County. 

At first glance, one would think the picture to the left was the main street in Lawrenceburg. The picture you see is actually of a town called Mayfield. According to the 2020 census, this rural town in Graves county was home to about 10,000 citizens within the city limits.It’s a quiet town with a picturesque main street lined with antique shops and art galleries. Our kind of town; a town where everyone knows everyone, and people wave at the passing by of a diesel truck.  At approximately 9:27 p.m. on Friday December 10th, an EF3 tornado that had already traveled through multiple states made its way into Mayfield. The tornado ripped its way through the city streets, tossing debris miles and miles away not caring what was standing in its path. The picture to the right is what many citizens in Mayfield woke up to Saturday morning. The death toll numbers are still rising, and the destruction is unimaginable. News of the devastation traveled fast through pictures and news stories through various media outlets. 

Emma B Ward’s Family Resource Director Sarah McGaughey, a native of Western Kentucky, knew that she had to do something. She immediately started communicating with EBW’s principal about what could be done. In less than 48 hours, Emma B. Ward elementary had a plan.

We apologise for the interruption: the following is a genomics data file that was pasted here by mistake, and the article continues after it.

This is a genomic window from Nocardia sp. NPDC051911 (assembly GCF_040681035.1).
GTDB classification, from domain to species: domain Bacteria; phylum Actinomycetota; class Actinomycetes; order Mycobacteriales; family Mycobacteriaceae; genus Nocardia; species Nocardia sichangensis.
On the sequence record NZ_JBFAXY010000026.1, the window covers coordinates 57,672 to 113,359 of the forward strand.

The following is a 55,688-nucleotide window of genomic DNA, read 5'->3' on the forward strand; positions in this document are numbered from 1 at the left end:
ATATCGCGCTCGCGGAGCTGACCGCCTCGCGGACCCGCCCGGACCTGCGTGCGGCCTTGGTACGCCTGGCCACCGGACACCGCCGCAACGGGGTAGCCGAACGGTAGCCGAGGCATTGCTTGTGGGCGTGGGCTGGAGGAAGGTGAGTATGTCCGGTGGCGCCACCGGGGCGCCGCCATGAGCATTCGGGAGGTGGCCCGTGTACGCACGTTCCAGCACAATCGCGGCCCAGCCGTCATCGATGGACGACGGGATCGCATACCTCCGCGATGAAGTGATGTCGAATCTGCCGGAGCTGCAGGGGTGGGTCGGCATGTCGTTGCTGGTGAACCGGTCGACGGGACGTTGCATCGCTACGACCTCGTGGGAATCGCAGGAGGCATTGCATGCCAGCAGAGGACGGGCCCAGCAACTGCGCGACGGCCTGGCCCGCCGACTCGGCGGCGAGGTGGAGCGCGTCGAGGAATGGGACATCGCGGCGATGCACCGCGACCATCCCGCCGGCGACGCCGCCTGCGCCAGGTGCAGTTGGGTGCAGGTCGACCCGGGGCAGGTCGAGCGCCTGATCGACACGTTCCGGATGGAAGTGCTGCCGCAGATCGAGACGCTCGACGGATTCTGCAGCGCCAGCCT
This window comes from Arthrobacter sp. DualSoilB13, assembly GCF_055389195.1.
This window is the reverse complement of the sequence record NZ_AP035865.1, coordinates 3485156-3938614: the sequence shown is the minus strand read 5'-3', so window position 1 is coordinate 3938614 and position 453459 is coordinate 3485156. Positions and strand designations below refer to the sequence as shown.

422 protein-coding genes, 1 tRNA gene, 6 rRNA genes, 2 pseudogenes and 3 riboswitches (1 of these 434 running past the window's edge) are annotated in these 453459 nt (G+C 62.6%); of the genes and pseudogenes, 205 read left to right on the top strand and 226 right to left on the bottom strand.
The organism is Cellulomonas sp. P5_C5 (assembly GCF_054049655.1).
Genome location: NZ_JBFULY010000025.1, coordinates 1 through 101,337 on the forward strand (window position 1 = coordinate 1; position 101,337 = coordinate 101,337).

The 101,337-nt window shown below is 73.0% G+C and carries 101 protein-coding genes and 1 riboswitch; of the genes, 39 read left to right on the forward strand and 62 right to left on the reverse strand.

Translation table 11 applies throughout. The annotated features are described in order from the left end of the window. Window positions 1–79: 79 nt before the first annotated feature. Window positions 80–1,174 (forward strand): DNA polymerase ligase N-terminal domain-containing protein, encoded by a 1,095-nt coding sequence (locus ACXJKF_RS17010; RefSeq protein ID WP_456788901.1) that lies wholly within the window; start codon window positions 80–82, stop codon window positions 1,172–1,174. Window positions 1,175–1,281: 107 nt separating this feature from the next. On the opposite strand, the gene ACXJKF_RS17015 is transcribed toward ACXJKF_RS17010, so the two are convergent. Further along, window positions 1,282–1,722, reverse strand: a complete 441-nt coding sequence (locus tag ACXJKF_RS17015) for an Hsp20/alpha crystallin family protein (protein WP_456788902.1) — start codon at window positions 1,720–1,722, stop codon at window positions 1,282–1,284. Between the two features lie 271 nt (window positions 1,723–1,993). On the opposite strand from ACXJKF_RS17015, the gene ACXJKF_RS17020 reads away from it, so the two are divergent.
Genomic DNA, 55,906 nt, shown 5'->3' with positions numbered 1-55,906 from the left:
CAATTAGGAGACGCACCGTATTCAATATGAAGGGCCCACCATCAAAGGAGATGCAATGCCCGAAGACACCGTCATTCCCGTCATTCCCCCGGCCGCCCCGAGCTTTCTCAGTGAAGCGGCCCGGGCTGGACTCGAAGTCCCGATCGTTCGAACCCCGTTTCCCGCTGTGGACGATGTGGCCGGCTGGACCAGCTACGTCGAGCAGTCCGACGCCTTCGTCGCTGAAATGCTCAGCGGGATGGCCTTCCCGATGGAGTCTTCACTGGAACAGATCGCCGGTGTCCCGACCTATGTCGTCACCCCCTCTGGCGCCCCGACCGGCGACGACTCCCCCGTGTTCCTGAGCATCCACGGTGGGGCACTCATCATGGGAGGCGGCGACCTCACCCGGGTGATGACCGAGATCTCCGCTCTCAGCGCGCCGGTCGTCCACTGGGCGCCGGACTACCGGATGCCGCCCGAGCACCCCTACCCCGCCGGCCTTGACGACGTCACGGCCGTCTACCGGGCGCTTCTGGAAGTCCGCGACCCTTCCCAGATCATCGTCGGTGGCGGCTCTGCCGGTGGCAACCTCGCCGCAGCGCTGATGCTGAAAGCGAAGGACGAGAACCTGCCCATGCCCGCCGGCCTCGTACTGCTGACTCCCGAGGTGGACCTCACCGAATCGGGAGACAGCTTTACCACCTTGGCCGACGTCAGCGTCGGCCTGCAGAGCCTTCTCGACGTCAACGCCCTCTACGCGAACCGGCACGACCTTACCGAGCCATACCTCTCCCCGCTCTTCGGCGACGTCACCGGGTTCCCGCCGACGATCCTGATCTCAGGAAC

Starting Monday December 13th, EBW students will be working toward their donation goal of 1,000 dollars. Students, faculty, and staff have been posed with the challenge of reaching their target goal of 1,000 dollars to send to a charitable organization in Mayfield. EBW’s PTO will match said funds collected up to 500 dollars. If the goal of 1,000 dollars is met, students will receive a reward during the school day for their charity. 

At the end of Alex Sheen’s Ted Talk, addressing the reason for his creation of the Because I said I would movement, he references a quote he thinks about every day; “You can pretend to care but you can’t pretend to show up.” One can’t help but think back to the definition of a promise, that something, in the future, will happen. Because I said I would. We can’t determine what the total amount of donations might be from EBW, but we do know that Emma B. Ward and Anderson County Schools understand a promise. Many people say that all things happen for a reason and maybe that’s true. If that’s the case, then the initiative put into place back in 2019 is coming to fruition this week, because EBW said they would.